7. Now you’ll create a reference date in the past for your auto-archive flow. In the Function field, type addToTime (utcNow(), -xx, ‘yyyy’), where “utcNow” stands for the current time, “xx” is a value number, and “yyyy” is your measure of time. For example, if your reference in the past is 12 months ago, “xx” must be replaced with “12” and “yyyy” with “Months.” That means your flow will automatically archive items at least 12 months old.
  8. Select “New Step” and then the “Get items” action.
  9. Enter your site address and your source SharePoint list.
  10. Select “New Step” and then the “Create item” action.
  11. Copy fields such as Title and Description to create a new item in the archive (target) list.
  12. Select “New Step” and then the “Delete item” action.
  13. Use the current item’s ID to delete it from the source SharePoint list.

Create a Power Automate trigger for when a Planner task is completed

Microsoft Planner is the main solution for task management in many organizations, boasting intuitive features, and is built for collaboration. With Power Automate, project managers and team leads have even more resources to ensure everyone’s on the same page—like this flow, which triggers automatic notifications when a Planner task is complete. Let’s see how it goes.

Step-by-step instructions

  1. From the Microsoft Power Automate menu, select “Templates.”
  2. Search for the “Post message in Teams when a Planner task is completed” template.
  3. In the smaller box, connect Planner and Teams to Power Automate.
  4. In the Planner box (green), select the group to retrieve the plan and the plan ID.
  5. In the Teams box (blue), select “who” will post the notification (either a bot or a user), where (in a channel, a bot chat, or a group chat), and the team and channel to receive it.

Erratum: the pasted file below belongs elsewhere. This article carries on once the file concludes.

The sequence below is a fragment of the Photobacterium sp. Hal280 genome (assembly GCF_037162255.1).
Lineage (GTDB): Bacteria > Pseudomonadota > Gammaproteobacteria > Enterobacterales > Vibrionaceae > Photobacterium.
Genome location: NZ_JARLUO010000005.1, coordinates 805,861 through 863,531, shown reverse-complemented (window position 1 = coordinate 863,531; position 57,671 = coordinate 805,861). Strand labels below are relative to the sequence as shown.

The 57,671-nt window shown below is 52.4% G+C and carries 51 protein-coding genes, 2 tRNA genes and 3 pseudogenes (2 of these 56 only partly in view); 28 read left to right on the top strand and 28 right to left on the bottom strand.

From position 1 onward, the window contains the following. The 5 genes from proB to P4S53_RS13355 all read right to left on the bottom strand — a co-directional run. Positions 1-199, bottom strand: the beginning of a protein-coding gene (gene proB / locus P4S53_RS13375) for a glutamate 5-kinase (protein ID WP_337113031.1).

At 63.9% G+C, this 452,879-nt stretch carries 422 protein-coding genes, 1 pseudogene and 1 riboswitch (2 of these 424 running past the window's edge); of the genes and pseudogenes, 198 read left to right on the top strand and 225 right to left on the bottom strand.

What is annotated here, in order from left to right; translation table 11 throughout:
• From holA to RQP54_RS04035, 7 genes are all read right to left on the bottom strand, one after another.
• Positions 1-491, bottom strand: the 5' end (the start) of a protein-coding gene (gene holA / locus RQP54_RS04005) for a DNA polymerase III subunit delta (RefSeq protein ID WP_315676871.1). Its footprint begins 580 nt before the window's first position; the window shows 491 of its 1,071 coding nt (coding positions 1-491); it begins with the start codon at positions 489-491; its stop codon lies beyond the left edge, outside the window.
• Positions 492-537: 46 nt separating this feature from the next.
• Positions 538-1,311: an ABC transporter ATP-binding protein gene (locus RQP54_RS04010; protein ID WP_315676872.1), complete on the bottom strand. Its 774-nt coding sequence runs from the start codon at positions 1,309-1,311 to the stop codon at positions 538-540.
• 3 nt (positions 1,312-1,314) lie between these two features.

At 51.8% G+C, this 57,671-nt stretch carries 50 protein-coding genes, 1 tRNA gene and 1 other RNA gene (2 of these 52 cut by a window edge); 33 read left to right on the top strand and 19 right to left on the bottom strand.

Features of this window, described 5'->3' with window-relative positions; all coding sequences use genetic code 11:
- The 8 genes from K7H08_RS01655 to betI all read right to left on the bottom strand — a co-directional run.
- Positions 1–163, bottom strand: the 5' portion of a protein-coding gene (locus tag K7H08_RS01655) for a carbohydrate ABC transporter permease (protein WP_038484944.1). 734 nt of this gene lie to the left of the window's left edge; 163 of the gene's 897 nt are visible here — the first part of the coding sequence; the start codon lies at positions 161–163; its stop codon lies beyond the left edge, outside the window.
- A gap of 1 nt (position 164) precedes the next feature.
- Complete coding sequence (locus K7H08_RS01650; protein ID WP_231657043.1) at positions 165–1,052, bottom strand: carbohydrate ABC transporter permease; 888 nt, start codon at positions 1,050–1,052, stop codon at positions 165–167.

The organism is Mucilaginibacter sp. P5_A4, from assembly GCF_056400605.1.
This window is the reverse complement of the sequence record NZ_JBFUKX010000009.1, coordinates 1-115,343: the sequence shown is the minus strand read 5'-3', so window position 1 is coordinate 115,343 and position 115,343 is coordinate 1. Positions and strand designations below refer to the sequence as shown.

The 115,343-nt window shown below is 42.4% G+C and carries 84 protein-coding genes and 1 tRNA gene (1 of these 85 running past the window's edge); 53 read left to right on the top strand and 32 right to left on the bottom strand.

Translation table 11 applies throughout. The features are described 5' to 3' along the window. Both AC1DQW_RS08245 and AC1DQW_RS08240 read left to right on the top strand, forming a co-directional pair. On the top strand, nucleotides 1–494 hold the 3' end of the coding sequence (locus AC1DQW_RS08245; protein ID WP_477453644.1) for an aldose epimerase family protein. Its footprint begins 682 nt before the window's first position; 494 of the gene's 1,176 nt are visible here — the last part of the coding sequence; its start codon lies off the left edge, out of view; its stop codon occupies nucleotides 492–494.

6. Create the notification message or go with the default one.
  7. Click “save.”
  8. To create another notification for the same plan, click on “New Step,” and a new Teams box will appear.
Power Automate Examples Pa Trigger Planner

Set up a Power Automate flow that posts adaptive cards to Microsoft Teams

This is one of our favorite Microsoft Power Automate examples on this list. Adaptive cards are a platform-independent method to share data blocks without needing CSS or HTML customizations.

Adaptive cards are created in JSON and are converted into native UI when sent to hosts, such as Microsoft Teams, automatically adjusting to them. They create attractive virtual experiences, such as polls, forms, and snippets, helping boost engagement or generate leads.

Power Automate Examples Pa Flow Adaptive Cards
Example of a poll created and shared as an adaptive card

Here’s how to create a flow to share adaptive cards on Teams—in this case, to send users a poll:

Step-by-step instructions

  1. From the Microsoft Power Automate menu, select “Create”.
  2. Select “New flow > Instant cloud flow”.
  3. Name your new flow.
  4. Select “Manually trigger a flow” as the trigger.
  5. Select “Create” and then “New Step”.
  6. Search for Teams and select the “Post an adaptive card to a Teams channel and wait for a response” action.
  7. Select the team and channel where you’d like to post the card.
  8. Paste your JSON into the message box. The JSON will depend on the action you want people to take: let’s say you want to send out a poll about what movie franchise people prefer: Harry Potter, Star Wars, or the Marvel Universe. In this case, see below the basic JSON you’ll want to paste.
  9. Replace all placeholder text in the JSON, like this:
    1. Header Tagline Text -> Power Automate Poll.
    2. Poll Header -> Favorite Movie Franchise.
    3. Poll Question -> Hello! Please vote on your favorite movie franchise from the following list.
    4. Latin text -> Add the reason or context of why you’re conducting this poll, such as “We’re polling our staff to choose a theme for our company’s anniversary party.”
    5. Choice 1 (replace in both places) -> Harry Potter.
    6. Choice 2 (replace in both places) -> Star Wars.
    7. Choice 3 (replace in both places) -> The Marvel Universe.
  10. Select “New Step” and then search for and choose one “Send an email” action.
  11. Select the email recipients.
  12. Configure your body text, replacing the words in curly brackets “{}” with dynamic tokens.
  13. Run a test and confirm if your flow has no errors and if it’s been posted in the right Teams channel. For more troubleshooting options, check the Microsoft documentation.
    "$schema": "http://adaptivecards.io/schemas/adaptive-card.json",
    "type": "AdaptiveCard",
    "version": "1.0",
    "body": [
            "type": "TextBlock",
            "text": "Poll Request",
            "id": "Title",